Should Islamic finance follow Friedman’s position or should it align itself with the social cause of tackling unemployment?
The answer to this question probably lies in how the term “Islamic” is interpreted by the financial institutions, their stakeholders, and the society. The term Islamic, just like other terms regularly used in finance — such as sustainable, responsible, or ethical — does not mean the same thing to everyone! To some, it may only mean avoiding financing businesses built around “sins” — like drinking alcohol and gambling — and giving lending the form of sales or leases while retaining its economic substance. This minimalist and form-oriented approach, while not uncommon, also explains much of the criticism that is frequently leveled at the industry.
It is safe to assume that to others, particularly the enthusiasts of Islamic finance in MENA, the term Islamic means more. While what exactly that “more” is remains amorphous, the AAOIFI’s standard on CSR, despite lacking regulatory power, helps us understand some of the expectations associated with it.
The institutions eager to capitalize on the renewed prospects of Islamic finance in parts of MENA will do well to clarify their position. Will they consciously channel financing to such sectors as SMEs to align with the social cause of tacking unemployment, even if it involves compromising some financial return? Or will these institutions invoke Friedman’s argument and only maximize profits because this is what they believe to be their raison d’être?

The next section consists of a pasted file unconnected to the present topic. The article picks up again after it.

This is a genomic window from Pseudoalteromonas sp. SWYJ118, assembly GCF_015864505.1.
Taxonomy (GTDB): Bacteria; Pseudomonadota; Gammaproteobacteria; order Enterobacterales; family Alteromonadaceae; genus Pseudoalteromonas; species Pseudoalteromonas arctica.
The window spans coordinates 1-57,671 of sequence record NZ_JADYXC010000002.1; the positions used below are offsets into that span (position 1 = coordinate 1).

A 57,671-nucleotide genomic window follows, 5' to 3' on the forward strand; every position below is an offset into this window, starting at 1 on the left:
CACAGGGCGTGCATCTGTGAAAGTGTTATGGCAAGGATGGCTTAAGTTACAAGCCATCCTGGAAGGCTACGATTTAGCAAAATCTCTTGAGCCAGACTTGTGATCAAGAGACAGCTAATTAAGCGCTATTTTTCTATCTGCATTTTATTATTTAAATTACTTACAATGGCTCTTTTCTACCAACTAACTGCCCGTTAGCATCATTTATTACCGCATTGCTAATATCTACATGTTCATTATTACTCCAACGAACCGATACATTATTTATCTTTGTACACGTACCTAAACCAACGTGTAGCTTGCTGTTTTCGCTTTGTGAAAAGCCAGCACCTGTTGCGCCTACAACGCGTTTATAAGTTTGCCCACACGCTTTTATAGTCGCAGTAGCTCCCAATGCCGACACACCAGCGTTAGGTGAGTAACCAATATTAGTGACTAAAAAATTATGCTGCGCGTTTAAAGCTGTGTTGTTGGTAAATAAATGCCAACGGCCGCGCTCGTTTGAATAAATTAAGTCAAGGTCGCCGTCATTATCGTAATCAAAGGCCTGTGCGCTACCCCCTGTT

Both paths will have their challenges. Those wishing to address unemployment on a sustainable basis will probably need a clear mandate from their shareholders and account holders to do so. Those wishing to only maximize profits while using the term Islamic will probably find it hard to maintain support from policymakers and society, because conventional finance is already maximizing profits.
Against the backdrop of the Arab Spring, it will be interesting to observe if and how far Islamic is willing to go beyond maximizing shareholder’s wealth to tackle MENA’s unemployment.